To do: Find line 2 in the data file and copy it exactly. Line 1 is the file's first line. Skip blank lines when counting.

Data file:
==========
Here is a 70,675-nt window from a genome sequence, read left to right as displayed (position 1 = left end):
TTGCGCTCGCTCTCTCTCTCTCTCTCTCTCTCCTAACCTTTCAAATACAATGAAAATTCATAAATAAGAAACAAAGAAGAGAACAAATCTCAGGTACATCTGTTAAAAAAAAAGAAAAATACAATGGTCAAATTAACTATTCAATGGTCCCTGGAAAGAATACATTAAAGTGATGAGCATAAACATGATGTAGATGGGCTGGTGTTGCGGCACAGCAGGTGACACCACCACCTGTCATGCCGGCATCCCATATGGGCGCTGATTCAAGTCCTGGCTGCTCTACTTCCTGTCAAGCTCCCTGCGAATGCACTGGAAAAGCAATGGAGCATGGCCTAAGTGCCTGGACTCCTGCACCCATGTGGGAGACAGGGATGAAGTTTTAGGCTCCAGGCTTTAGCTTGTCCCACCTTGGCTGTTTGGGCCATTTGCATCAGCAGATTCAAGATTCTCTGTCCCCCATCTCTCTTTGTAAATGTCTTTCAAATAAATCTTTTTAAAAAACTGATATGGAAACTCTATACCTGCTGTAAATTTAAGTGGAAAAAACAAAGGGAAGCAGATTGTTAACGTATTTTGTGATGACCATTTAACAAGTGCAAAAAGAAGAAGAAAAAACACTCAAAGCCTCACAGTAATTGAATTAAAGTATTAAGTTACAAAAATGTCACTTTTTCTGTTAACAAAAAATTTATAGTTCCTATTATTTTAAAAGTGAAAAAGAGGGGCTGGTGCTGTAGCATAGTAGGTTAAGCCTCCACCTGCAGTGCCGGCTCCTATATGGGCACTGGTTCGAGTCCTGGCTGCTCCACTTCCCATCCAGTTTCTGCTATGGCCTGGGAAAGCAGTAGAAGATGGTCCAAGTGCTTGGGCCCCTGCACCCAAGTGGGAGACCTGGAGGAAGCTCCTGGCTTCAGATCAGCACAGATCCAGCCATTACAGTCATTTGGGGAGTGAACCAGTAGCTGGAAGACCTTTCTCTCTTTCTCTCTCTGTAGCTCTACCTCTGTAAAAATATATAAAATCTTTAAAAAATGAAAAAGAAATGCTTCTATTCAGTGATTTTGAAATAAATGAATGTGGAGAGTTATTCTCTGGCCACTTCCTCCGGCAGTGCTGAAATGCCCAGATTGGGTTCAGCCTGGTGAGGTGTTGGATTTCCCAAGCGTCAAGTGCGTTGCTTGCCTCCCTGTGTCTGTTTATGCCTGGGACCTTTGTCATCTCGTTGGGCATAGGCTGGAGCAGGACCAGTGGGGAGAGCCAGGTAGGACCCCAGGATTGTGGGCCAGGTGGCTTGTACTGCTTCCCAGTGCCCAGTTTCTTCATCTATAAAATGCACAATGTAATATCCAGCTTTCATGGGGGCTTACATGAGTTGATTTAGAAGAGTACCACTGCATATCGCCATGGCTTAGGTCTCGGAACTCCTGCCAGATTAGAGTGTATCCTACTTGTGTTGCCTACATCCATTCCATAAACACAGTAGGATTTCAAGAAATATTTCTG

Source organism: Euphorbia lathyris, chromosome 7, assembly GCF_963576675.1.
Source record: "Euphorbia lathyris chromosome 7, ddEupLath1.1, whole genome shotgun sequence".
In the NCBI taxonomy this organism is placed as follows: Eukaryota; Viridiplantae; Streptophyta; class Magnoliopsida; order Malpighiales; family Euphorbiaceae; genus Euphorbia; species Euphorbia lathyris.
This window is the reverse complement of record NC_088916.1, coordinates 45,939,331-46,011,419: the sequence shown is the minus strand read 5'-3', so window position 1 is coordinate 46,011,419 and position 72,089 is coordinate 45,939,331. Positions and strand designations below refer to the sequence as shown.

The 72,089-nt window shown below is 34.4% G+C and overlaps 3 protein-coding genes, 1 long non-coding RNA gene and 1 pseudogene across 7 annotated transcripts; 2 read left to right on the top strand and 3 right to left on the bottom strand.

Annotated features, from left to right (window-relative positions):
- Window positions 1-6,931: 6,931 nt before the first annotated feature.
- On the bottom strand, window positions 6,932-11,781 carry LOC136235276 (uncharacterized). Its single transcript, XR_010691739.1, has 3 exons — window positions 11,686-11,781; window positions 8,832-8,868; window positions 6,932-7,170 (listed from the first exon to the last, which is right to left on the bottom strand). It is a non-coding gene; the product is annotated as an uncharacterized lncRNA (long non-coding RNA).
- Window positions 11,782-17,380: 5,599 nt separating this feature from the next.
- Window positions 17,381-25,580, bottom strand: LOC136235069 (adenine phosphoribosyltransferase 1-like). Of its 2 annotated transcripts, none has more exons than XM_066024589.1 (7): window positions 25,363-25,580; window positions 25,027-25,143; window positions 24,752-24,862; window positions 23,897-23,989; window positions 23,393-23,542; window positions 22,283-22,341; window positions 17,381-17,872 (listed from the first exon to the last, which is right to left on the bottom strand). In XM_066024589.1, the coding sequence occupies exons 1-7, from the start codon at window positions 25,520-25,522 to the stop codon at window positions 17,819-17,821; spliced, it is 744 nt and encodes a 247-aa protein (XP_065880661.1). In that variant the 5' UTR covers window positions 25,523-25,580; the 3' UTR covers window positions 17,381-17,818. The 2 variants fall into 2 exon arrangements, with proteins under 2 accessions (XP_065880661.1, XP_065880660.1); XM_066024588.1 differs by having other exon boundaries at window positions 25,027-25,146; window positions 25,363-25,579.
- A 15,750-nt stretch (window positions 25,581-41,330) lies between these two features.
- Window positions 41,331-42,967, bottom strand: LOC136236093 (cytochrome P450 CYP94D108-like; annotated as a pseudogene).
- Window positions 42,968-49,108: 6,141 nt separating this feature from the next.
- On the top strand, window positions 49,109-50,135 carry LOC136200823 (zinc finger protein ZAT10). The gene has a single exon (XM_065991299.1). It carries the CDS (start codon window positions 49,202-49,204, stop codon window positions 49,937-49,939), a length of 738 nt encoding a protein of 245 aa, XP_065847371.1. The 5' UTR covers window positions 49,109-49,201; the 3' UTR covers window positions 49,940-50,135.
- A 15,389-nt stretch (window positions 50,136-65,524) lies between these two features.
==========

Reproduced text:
TTGCGCTCGCTCTCTCTCTCTCTCTCTCTCTCCTAACCTTTCAAATACAATGAAAATTCATAAATAAGAAACAAAGAAGAGAACAAATCTCAGGTACATCTGTTAAAAAAAAAGAAAAATACAATGGTCAAATTAACTATTCAATGGTCCCTGGAAAGAATACATTAAAGTGATGAGCATAAACATGATGTAGATGGGCTGGTGTTGCGGCACAGCAGGTGACACCACCACCTGTCATGCCGGCATCCCATATGGGCGCTGATTCAAGTCCTGGCTGCTCTACTTCCTGTCAAGCTCCCTGCGAATGCACTGGAAAAGCAATGGAGCATGGCCTAAGTGCCTGGACTCCTGCACCCATGTGGGAGACAGGGATGAAGTTTTAGGCTCCAGGCTTTAGCTTGTCCCACCTTGGCTGTTTGGGCCATTTGCATCAGCAGATTCAAGATTCTCTGTCCCCCATCTCTCTTTGTAAATGTCTTTCAAATAAATCTTTTTAAAAAACTGATATGGAAACTCTATACCTGCTGTAAATTTAAGTGGAAAAAACAAAGGGAAGCAGATTGTTAACGTATTTTGTGATGACCATTTAACAAGTGCAAAAAGAAGAAGAAAAAACACTCAAAGCCTCACAGTAATTGAATTAAAGTATTAAGTTACAAAAATGTCACTTTTTCTGTTAACAAAAAATTTATAGTTCCTATTATTTTAAAAGTGAAAAAGAGGGGCTGGTGCTGTAGCATAGTAGGTTAAGCCTCCACCTGCAGTGCCGGCTCCTATATGGGCACTGGTTCGAGTCCTGGCTGCTCCACTTCCCATCCAGTTTCTGCTATGGCCTGGGAAAGCAGTAGAAGATGGTCCAAGTGCTTGGGCCCCTGCACCCAAGTGGGAGACCTGGAGGAAGCTCCTGGCTTCAGATCAGCACAGATCCAGCCATTACAGTCATTTGGGGAGTGAACCAGTAGCTGGAAGACCTTTCTCTCTTTCTCTCTCTGTAGCTCTACCTCTGTAAAAATATATAAAATCTTTAAAAAATGAAAAAGAAATGCTTCTATTCAGTGATTTTGAAATAAATGAATGTGGAGAGTTATTCTCTGGCCACTTCCTCCGGCAGTGCTGAAATGCCCAGATTGGGTTCAGCCTGGTGAGGTGTTGGATTTCCCAAGCGTCAAGTGCGTTGCTTGCCTCCCTGTGTCTGTTTATGCCTGGGACCTTTGTCATCTCGTTGGGCATAGGCTGGAGCAGGACCAGTGGGGAGAGCCAGGTAGGACCCCAGGATTGTGGGCCAGGTGGCTTGTACTGCTTCCCAGTGCCCAGTTTCTTCATCTATAAAATGCACAATGTAATATCCAGCTTTCATGGGGGCTTACATGAGTTGATTTAGAAGAGTACCACTGCATATCGCCATGGCTTAGGTCTCGGAACTCCTGCCAGATTAGAGTGTATCCTACTTGTGTTGCCTACATCCATTCCATAAACACAGTAGGATTTCAAGAAATATTTCTG